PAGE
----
Samsung Galaxy Note 8 Rumors: Everything to get excited about
Rumors are already swirling around Samsung's Galaxy Note 8 — the successor to the notorious Galaxy Note 7 that was discontinued after devices (and replacement units) overheated and caught on fire. Aside from the battery debacle, the Galaxy Note 7 was well-reviewed and came with impressive features, so the same can only be expected for the Galaxy Note 8. While nothing is confirmed regarding specs, features or a release date, here's some of the chatter we've been hearing about the device.
There might be a 30-megapixel rear-facing camera
Samsung's Galaxy Note 8 may come with a powerful rear camera. If rumors are to be believed, the device will feature a 30-megapixel rear camera. Speculation surrounding the rear camera is rooted in the fact Samsung's Galaxy Note 7 had the same camera as its S7 series. The S8 is rumored to come with a 30-megapixel camera, hinting the Note 8 may be similarly equipped.
If true, this would make the device's camera more powerful than the Galaxy Note 7, which has a 12-megapixel rear camera. It would also outdo competing devices on the market like the iPhone 7 and iPhone 7 Plus, which have 12-megapixel cameras.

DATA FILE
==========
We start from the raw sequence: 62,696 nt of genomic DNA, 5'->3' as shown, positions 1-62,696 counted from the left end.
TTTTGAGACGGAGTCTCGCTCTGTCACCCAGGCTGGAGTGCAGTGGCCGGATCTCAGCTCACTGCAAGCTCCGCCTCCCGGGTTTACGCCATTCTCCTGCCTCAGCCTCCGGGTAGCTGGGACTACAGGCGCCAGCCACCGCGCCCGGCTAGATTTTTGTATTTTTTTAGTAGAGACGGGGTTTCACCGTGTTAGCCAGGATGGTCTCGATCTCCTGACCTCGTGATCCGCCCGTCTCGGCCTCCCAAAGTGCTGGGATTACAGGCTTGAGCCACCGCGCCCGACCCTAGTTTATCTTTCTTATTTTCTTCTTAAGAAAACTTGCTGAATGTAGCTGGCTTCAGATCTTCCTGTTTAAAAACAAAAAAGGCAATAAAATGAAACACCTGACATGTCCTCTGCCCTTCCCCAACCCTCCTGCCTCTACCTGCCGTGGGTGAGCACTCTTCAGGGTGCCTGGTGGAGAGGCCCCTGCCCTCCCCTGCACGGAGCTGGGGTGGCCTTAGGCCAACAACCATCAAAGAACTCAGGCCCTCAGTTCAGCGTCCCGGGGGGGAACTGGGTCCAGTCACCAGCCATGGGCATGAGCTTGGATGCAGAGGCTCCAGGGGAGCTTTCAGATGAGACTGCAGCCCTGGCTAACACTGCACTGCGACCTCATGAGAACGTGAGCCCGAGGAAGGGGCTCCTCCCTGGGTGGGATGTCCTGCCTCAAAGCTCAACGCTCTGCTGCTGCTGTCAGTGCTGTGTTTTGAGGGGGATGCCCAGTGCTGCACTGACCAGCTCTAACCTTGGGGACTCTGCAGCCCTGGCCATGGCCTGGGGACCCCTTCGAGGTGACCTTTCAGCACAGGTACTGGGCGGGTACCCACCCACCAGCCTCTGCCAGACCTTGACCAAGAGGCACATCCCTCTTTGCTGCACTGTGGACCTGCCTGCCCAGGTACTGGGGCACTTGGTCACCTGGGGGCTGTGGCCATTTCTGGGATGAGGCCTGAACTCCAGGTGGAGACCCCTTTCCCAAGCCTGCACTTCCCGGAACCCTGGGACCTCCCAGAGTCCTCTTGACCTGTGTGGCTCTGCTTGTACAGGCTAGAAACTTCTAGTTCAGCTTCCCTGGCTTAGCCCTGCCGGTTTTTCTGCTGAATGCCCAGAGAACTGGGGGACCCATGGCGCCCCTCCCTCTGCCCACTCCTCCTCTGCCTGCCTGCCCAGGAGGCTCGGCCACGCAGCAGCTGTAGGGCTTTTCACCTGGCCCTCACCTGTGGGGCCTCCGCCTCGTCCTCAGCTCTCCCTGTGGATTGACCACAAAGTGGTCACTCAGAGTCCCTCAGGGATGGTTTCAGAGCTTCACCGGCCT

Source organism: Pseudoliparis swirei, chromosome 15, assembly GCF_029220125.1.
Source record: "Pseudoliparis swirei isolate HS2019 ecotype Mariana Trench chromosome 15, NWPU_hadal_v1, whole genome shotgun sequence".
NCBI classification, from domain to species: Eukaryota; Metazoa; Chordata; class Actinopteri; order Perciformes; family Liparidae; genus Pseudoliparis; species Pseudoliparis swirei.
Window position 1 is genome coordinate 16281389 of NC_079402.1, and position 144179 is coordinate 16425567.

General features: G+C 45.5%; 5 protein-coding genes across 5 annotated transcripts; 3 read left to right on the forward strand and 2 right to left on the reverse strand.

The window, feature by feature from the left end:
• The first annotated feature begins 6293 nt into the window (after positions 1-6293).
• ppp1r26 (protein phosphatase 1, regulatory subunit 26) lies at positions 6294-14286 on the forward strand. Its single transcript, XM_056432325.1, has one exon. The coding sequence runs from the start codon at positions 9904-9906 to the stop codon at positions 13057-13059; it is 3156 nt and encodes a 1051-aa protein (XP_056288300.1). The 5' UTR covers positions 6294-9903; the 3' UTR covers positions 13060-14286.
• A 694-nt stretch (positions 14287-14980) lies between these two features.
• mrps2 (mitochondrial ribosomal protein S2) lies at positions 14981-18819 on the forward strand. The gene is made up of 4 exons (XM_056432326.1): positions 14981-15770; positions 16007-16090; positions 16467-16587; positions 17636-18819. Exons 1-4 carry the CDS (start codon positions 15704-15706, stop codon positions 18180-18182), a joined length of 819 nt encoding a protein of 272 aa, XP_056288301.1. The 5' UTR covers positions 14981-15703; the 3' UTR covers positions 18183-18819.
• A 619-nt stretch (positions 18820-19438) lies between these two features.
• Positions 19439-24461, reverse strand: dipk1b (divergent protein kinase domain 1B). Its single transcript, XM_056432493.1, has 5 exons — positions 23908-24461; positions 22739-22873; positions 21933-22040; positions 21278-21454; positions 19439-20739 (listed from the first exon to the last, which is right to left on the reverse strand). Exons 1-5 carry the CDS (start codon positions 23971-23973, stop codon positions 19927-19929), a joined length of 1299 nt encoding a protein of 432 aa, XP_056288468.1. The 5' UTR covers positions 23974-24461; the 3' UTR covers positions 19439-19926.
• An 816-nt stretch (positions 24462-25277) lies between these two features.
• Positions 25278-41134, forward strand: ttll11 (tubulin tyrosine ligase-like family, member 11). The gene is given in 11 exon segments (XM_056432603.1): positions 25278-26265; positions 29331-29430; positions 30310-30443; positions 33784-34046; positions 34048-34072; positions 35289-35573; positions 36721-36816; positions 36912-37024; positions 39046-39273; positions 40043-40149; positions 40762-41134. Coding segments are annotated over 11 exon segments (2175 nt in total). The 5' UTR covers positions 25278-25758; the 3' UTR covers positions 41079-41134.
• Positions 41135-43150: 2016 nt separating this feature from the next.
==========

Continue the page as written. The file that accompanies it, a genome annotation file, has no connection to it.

A 4K display may be a reality
BGR reports Samsung's Galaxy Note 8 will likely come with a 4K display. Samsung first displayed a prototype of a 4K display in May 2016 at the SID Display Week conference.
The phone could be VR compatible
The entire point behind offering the aforementioned 4K display could be virtual reality. "Samsung will introduce 2K resolution displays in the Galaxy S8, but it will use 4K resolution displays in the Galaxy Note 8 to realize improved virtual reality (VR) functions," an unnamed Samsung exec told Business Korea. "I heard that it will connect with new Gear VR wearable."
Will the Iris Scanner be back?
The Samsung Galaxy Note 7 featured an iris scanner — a first for the South Korean company's smartphone lines — as a secure way for consumers to unlock their devices in addition to nonbiometric alternative methods. The recall and consequent discontinuation of the device prevented owners of the phablet from getting to utilize the technology and there's no reason to believe Samsung will pull out the security feature for the Galaxy Note 8. The iris-scanning technology saves a user's iris patterns in coded digital form so the consumer can later use it to get into their device or verify their identity.
The device may come with an LG battery
The biggest obstacle for the Samsung Galaxy Note 8 will be getting consumers to trust the device's battery. In December, Reuters reported Samsung was working on diversifying its battery source by adding LG Chem batteries to the mix.